What do you get when you merge Paul Verhoeven’s ability for directing ultra-violent action films with the conventions of an Arnold Schwarzenegger action vehicle? The answer is Total Recall; an exciting, thought-provoking and violent science fiction action spectacle. The movie’s plot was taken from Philip K. Dick’s short story We Can Remember It For You Wholesale, and the project underwent an arduous journey from page to screen. After falling through the hands of David Cronenberg, Patrick Swayze, a subdivision of Disney (who had Richard Dreyfuss for the lead role) and a bankrupt Dino DeLaurentiis, Schwarzenegger convinced Carolco Pictures to purchase the story and hire Paul Verhoeven to direct (Arnie was keen to work with Verhoeven, and had wanted to for several years). Thank God Total Recall was brought to fruition in this form, as it’s a thrilling roller-coaster ride of top-notch action entertainment that is unafraid to have a brain.

Arnie’s character here is mild-mannered construction worker Douglas Quaid, who is persistently haunted by a recurring dream about another life on Mars with another woman. Against the advice of his wife Lori (Stone) and his friends, Quaid visits Rekall Inc.; a company that implants artificial memories of ideal holidays. He purchases a holiday of an adventure on Mars as a secret agent. As the procedure is being carried out, however, things go wrong – as it turns out, Quaid has had prior memories covered up, and he really is a secret agent. A series of violent incidents ensue, as Quaid is pursued by government agent Richter (Ironside) and finds himself mixed up in a plot involving Mars Administrator Vilos Cohaagen (Cox). The reality of the situation is continually in question, though: who is Quaid? Which personality of his is correct? Is this all just an implanted memory, or is this reality?

Armed with a surprisingly satirical script (which lampoons everything from commercialism to the perils of excessive government control), several phenomenal action sequences and amusing one-liners, Total Recall set the benchmark for modern sci-fi actioners. Director Verhoeven even found time to play mental games and challenge the viewer’s perception of reality, much like any decent Philip K. Dick story should. By leaving the deeper mysteries of the film unanswered and with an unwillingness to address the dual possibility of the final outcome, Total Recall possesses infinite replay value. Literally, you could draw a different conclusion every time you watch the movie. This is the reason why this Arnie vehicle is so special: it’s not an obvious, brainless action-fest. More thought and attention pervades the film than one would usually expect to see in this type of blockbuster.

Total Recall also stands as one of the last big-budget action spectacles to feature classical methods of special effects such as models and elaborately-constructed sets. Afterwards, computers began to monopolise the film industry and directors continually got lazier and lazier. While movie-goers who are accustomed to crisp, modern CGI-laden films may perceive Total Recall as dated, these special effects are arguably more convincing than digital imagery. Additionally, Verhoeven is a director renowned for the explicit content of his features, be it nudity, gore or violence. Total Recall gained notoriety upon release for its record-setting body count. Many cuts had to be made in order for the MPAA to allow the film to enter multiplexes with an R rating. Also beneficial is Jerry Goldsmith’s utterly perfect score, embodied by the main theme played during the opening credits. Every note of Goldsmith’s work exudes outer space, sci-fi and action. It’s an effort that deserves to stand alongside other seminal scores, such as John Williams’ Star Wars music and James Horner’s work on Aliens.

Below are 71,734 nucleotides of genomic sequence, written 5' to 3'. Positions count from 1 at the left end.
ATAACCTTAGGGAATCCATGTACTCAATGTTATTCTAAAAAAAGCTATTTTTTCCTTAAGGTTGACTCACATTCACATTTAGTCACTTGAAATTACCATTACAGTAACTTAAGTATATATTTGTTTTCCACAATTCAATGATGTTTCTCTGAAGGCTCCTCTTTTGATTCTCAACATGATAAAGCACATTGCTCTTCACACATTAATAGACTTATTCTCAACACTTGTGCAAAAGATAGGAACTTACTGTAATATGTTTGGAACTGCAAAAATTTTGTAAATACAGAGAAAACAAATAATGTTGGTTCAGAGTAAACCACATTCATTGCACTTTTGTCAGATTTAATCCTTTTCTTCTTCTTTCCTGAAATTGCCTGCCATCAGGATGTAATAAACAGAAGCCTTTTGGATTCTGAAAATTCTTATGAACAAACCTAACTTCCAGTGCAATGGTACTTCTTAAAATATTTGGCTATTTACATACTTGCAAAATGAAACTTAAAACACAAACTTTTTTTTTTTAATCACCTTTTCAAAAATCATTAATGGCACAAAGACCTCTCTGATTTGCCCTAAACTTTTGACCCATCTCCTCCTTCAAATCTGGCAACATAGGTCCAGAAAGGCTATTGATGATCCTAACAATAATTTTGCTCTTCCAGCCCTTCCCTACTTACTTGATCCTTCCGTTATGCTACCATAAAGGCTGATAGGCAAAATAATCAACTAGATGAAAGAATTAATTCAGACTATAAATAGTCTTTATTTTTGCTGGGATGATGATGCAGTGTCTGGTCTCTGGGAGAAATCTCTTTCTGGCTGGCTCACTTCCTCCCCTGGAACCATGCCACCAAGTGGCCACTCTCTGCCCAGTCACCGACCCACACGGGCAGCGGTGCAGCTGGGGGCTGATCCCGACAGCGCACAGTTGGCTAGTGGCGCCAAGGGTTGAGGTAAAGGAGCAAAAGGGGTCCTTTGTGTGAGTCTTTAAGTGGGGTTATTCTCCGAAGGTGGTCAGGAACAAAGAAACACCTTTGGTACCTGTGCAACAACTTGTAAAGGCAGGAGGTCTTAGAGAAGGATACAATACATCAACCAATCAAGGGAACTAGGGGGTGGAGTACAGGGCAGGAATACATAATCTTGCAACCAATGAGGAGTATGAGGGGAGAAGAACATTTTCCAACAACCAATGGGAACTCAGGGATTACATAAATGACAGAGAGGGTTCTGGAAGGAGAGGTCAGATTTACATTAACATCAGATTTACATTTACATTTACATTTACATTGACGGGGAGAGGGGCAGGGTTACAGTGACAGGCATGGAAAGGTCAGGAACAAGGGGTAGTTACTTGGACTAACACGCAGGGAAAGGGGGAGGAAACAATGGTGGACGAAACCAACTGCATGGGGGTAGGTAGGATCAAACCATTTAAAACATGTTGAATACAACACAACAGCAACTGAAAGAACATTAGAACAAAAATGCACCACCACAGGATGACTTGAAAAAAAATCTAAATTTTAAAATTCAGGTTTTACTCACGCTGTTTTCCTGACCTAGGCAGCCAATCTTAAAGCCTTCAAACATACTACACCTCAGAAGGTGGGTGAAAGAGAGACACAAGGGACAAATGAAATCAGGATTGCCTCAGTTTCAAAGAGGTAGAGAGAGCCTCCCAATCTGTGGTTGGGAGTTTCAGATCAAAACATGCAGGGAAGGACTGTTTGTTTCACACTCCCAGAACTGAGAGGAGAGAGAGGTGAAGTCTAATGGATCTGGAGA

Another of Total Recall‘s biggest assets is Arnold Schwarzenegger’s performance as Quaid. Sure, the Austrian Oak has never been an accomplished actor, but Arnie’s commanding screen presence is the reason why he’s such a great action star. The muscular behemoth makes sense when he’s cracking one-liners, shooting guns, running and shooting more guns, so it’s fortunate that the role was tailored to his strengths. In the supporting cast, Michael Ironside and Ronny Cox are laughably over-the-top as the main villains. Sharon Stone, while not Oscar-worthy, also submitted a fun performance here. It’s interesting to note that Stone has played a love interest for both Arnie and Sylvester Stallone during her career (Stone was Sly’s love interest in The Specialist). Rounding out the cast is Rachel Ticotin who pulled off an impressive performance as Melina.

Naturally, Total Recall is predictable and fairly cheesy, but in a sense these qualities are all part of the charm. There’s something exhilarating about revisiting a film like this in an era of toned-down violence and political correctness. As directed by Verhoeven, it’s enjoyably over-the-top in every aspect, from the violence to the sparkling one-liners to the garish special effects. Much like every other action feature Verhoeven has handled (RoboCopStarship Troopers), Total Recall is also packed with more awesome than most people can handle in two hours. If you’re under the age of, say, 20 and you want to know why adults turned up in droves to see hardcore action films in the cinema before everything was toned down, this film provides the answer.